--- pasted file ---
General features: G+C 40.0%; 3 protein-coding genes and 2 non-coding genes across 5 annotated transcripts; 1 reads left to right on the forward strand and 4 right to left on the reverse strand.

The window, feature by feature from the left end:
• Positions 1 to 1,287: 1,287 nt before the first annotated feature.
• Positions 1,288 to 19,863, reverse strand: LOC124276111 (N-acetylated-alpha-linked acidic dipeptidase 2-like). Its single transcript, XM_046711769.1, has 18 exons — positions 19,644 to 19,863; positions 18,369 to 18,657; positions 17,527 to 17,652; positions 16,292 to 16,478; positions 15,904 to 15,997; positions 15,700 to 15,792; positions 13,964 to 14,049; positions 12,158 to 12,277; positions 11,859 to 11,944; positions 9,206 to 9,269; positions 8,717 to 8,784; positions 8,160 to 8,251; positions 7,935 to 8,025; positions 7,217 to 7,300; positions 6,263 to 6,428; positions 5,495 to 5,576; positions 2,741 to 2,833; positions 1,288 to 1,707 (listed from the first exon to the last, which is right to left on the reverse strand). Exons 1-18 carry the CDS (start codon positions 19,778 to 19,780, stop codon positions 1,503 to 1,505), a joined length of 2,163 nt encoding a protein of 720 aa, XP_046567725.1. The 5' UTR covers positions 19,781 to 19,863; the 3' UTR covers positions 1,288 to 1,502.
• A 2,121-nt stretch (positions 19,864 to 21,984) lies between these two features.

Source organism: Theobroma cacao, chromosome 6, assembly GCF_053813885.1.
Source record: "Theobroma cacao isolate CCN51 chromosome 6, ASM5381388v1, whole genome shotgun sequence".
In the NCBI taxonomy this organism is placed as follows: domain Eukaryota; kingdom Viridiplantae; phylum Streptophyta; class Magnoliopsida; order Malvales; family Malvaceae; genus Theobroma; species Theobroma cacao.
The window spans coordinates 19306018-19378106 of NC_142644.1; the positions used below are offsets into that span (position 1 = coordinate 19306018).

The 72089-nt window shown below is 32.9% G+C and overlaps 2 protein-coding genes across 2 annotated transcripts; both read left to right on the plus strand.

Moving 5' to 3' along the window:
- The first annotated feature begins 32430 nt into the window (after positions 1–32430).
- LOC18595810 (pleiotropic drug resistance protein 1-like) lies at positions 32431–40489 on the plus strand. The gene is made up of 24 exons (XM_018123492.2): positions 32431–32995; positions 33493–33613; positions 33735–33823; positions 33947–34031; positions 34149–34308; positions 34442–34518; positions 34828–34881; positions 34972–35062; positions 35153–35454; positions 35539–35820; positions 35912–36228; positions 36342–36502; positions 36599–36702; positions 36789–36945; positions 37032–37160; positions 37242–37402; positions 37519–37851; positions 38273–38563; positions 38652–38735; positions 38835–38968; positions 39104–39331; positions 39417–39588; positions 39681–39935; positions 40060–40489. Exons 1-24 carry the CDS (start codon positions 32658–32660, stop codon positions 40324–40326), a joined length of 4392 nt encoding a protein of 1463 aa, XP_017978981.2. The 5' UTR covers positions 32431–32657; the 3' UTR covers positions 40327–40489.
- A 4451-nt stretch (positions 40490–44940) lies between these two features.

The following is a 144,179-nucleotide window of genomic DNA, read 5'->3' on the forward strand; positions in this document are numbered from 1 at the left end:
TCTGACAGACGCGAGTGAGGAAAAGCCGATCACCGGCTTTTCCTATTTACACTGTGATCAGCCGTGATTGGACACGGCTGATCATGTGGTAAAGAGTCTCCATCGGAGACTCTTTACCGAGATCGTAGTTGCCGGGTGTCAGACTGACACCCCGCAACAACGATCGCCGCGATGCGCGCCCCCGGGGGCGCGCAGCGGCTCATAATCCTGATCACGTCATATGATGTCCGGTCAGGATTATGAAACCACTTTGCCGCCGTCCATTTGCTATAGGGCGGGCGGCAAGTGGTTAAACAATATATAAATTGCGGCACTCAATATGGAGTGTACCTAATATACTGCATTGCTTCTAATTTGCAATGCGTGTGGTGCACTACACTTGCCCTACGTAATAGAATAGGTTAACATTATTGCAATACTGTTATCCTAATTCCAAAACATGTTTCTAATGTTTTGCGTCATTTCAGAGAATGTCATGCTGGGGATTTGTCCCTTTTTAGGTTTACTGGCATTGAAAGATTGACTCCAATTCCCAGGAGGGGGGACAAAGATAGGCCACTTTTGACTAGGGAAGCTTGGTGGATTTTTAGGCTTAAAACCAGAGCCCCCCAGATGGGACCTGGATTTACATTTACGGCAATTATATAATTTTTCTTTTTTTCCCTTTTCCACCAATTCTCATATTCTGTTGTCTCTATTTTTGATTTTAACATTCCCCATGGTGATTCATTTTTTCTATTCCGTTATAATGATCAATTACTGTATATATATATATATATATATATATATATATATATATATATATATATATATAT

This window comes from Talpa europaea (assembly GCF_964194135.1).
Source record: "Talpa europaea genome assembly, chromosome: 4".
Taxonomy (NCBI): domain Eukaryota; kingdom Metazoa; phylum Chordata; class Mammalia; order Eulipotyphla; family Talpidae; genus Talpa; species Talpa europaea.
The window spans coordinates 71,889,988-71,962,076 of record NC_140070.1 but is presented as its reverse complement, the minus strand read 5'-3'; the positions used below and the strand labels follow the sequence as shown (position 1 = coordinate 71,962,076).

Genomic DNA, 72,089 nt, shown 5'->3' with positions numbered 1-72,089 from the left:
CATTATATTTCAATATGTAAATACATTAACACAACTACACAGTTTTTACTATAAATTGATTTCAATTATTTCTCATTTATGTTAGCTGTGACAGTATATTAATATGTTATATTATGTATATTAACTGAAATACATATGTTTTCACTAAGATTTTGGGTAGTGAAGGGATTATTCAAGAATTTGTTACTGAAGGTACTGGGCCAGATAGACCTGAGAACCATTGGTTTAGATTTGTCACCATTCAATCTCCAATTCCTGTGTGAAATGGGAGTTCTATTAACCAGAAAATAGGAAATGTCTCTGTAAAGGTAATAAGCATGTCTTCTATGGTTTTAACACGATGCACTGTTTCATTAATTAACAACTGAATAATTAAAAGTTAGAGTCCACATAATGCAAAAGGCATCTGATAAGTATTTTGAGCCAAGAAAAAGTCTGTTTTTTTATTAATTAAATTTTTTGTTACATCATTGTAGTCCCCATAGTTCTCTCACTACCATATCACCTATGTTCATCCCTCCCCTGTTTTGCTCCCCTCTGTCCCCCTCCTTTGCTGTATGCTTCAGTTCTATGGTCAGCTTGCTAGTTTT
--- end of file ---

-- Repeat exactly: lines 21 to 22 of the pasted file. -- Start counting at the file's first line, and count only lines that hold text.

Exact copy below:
Genomic DNA, 72,089 nt, shown 5'->3' with positions numbered 1-72,089 from the left:
CATTATATTTCAATATGTAAATACATTAACACAACTACACAGTTTTTACTATAAATTGATTTCAATTATTTCTCATTTATGTTAGCTGTGACAGTATATTAATATGTTATATTATGTATATTAACTGAAATACATATGTTTTCACTAAGATTTTGGGTAGTGAAGGGATTATTCAAGAATTTGTTACTGAAGGTACTGGGCCAGATAGACCTGAGAACCATTGGTTTAGATTTGTCACCATTCAATCTCCAATTCCTGTGTGAAATGGGAGTTCTATTAACCAGAAAATAGGAAATGTCTCTGTAAAGGTAATAAGCATGTCTTCTATGGTTTTAACACGATGCACTGTTTCATTAATTAACAACTGAATAATTAAAAGTTAGAGTCCACATAATGCAAAAGGCATCTGATAAGTATTTTGAGCCAAGAAAAAGTCTGTTTTTTTATTAATTAAATTTTTTGTTACATCATTGTAGTCCCCATAGTTCTCTCACTACCATATCACCTATGTTCATCCCTCCCCTGTTTTGCTCCCCTCTGTCCCCCTCCTTTGCTGTATGCTTCAGTTCTATGGTCAGCTTGCTAGTTTT